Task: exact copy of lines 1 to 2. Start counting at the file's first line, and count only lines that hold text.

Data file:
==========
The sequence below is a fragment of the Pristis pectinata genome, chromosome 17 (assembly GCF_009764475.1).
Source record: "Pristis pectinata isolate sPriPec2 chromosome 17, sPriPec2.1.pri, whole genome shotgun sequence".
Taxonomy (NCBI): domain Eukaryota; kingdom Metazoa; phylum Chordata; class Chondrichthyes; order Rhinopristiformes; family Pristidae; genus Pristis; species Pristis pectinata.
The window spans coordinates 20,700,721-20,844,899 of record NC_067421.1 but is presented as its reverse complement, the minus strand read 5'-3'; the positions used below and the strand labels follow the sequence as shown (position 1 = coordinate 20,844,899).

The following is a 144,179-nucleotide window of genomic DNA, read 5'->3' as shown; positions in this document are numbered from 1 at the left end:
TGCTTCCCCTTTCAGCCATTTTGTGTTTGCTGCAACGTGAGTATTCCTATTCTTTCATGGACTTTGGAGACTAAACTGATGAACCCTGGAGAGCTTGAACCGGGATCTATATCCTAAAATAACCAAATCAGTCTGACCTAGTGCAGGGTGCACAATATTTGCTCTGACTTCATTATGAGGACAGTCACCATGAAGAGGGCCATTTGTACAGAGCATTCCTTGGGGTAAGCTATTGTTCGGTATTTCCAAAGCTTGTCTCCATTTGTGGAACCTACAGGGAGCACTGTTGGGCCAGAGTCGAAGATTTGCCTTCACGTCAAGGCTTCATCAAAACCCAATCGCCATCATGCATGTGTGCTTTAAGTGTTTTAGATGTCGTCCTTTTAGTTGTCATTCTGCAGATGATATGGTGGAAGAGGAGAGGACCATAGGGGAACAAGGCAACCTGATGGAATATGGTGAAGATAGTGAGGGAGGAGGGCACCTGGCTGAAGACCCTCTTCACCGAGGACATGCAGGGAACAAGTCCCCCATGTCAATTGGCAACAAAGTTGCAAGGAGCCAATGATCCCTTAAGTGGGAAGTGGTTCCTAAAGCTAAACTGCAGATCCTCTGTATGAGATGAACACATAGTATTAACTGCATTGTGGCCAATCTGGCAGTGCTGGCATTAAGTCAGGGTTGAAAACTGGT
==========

The sequence below is a fragment of the Pristis pectinata genome, chromosome 17 (assembly GCF_009764475.1).
Source record: "Pristis pectinata isolate sPriPec2 chromosome 17, sPriPec2.1.pri, whole genome shotgun sequence".